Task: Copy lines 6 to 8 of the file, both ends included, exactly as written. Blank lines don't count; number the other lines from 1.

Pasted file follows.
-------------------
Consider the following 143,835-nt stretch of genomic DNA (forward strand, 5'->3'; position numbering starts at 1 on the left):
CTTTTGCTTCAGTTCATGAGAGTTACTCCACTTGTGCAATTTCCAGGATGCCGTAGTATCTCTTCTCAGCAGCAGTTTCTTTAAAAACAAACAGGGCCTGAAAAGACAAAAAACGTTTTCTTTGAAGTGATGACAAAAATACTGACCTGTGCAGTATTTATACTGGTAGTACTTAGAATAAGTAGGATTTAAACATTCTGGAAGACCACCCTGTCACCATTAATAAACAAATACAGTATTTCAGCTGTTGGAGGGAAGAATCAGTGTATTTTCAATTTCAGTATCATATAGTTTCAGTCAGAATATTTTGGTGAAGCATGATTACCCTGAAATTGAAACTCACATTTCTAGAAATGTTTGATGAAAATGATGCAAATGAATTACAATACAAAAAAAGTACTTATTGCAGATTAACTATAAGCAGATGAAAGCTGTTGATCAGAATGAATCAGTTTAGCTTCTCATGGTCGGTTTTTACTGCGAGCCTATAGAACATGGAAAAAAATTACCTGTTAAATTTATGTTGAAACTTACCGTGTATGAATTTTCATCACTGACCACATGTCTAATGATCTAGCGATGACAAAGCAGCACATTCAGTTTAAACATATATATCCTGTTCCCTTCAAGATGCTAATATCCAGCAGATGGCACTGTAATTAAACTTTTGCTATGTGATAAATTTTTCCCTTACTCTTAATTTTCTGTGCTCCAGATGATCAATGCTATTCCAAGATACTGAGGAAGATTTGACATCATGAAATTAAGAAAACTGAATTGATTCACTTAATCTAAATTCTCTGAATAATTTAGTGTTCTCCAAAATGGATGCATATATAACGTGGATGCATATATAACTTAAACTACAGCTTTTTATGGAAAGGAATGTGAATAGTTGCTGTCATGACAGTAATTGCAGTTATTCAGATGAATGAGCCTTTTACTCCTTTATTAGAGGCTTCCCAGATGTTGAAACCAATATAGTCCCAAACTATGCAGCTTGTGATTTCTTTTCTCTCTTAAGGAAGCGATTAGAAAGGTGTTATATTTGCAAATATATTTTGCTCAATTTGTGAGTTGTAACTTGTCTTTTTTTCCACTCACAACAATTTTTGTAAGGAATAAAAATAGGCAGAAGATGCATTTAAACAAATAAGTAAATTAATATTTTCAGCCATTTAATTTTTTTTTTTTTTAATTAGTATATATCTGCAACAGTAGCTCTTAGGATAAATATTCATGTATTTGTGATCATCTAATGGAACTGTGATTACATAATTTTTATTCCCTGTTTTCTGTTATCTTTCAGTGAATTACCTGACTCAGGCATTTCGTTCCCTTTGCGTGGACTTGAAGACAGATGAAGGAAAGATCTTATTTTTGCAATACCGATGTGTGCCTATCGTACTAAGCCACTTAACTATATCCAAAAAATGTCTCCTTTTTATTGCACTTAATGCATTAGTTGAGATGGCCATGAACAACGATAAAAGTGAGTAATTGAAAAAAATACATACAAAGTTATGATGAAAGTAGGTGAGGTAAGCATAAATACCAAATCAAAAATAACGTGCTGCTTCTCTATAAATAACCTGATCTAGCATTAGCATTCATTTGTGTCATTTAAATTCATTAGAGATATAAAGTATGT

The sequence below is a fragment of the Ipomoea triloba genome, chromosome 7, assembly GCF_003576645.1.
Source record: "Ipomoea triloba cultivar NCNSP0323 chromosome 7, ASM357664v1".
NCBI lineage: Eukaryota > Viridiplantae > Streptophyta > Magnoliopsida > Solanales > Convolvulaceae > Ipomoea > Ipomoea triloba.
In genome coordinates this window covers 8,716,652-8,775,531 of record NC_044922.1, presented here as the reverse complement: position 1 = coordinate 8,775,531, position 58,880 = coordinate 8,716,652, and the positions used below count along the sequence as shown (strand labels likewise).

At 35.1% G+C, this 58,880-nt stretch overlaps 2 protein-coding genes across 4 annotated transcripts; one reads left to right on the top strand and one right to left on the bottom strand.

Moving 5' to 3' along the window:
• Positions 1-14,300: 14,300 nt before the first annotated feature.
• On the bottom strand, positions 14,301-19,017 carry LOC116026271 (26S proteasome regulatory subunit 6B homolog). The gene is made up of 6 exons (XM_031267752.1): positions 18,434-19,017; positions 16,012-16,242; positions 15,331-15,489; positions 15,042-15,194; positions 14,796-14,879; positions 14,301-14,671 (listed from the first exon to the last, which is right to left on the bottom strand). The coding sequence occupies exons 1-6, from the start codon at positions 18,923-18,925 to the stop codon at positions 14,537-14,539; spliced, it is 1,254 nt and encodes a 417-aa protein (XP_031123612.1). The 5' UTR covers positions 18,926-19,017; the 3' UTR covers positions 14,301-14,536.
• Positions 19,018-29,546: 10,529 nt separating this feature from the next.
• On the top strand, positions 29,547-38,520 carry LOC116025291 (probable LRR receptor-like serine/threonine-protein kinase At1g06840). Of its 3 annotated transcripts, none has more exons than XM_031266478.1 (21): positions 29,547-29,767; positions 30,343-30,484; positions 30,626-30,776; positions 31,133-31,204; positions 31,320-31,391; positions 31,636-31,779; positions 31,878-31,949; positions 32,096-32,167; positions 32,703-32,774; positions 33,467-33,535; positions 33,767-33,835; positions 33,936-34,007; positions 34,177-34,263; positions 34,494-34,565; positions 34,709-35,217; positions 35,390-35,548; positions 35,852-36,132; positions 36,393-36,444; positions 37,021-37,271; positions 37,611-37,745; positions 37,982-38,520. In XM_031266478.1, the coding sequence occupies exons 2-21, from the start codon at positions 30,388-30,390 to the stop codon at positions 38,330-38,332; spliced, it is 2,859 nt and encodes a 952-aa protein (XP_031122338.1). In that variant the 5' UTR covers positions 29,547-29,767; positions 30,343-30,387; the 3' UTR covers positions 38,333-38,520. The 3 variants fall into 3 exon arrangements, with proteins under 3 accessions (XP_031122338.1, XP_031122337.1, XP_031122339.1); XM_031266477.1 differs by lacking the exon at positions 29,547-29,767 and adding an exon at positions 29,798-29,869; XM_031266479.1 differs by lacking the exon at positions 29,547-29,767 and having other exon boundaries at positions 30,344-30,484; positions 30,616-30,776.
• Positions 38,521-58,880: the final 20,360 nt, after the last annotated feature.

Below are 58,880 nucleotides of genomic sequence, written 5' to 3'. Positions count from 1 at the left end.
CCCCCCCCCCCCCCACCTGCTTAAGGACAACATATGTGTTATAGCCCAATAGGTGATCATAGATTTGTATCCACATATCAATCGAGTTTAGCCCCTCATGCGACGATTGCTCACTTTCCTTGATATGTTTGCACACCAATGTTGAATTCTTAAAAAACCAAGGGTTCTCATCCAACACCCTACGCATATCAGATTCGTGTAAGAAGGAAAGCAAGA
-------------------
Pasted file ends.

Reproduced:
In genome coordinates this window covers 8,716,652-8,775,531 of record NC_044922.1, presented here as the reverse complement: position 1 = coordinate 8,775,531, position 58,880 = coordinate 8,716,652, and the positions used below count along the sequence as shown (strand labels likewise).

At 35.1% G+C, this 58,880-nt stretch overlaps 2 protein-coding genes across 4 annotated transcripts; one reads left to right on the top strand and one right to left on the bottom strand.

Moving 5' to 3' along the window: